Bill Gates -- being the richest man in the world -- has paid a lot of taxes. A lot. So being the ultimate Bill Gates-type, he likes to know what happens to his money. Guess what? Plenty of it gets put to productive use doing life-saving and life-improving research. "Major innovations," Gates writes in a recent post, "are the result of both government investments in basic research and the private-sector creativity."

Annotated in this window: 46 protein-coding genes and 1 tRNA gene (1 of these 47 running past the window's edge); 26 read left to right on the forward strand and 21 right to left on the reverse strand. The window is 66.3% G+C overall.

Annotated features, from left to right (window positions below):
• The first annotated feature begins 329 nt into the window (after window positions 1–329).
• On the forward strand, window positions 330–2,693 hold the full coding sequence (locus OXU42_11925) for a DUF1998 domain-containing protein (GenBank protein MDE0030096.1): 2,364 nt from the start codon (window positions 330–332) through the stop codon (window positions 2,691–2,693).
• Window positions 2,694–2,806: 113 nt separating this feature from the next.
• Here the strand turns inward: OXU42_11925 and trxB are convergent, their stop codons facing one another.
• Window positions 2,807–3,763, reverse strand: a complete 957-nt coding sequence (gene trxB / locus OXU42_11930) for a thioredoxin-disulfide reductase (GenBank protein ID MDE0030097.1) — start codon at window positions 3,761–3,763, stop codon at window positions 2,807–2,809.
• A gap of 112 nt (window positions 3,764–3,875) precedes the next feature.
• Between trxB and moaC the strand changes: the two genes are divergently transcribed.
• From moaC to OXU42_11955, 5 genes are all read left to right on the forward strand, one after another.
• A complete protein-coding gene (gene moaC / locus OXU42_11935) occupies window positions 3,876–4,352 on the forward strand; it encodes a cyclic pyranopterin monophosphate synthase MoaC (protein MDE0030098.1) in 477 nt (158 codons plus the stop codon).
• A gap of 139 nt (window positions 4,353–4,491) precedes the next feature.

Gates wants to dispute the widely held notion that big government is a drag on a private sector where all true innovation originates. Not so, says Gates, who knows better than anyone that "innovation starts with government support for the research labs and universities working on new insights that entrepreneurs can turn into companies that change the world. The public sector’s investments unlock the private sector’s ingenuity." Teamwork between government and private industry has accounted for the lion's share of the innovations that govern modern life, from medicine to computers. Gates wants the next president to make it a priority that the government-private sector partnership stays healthy and robust.
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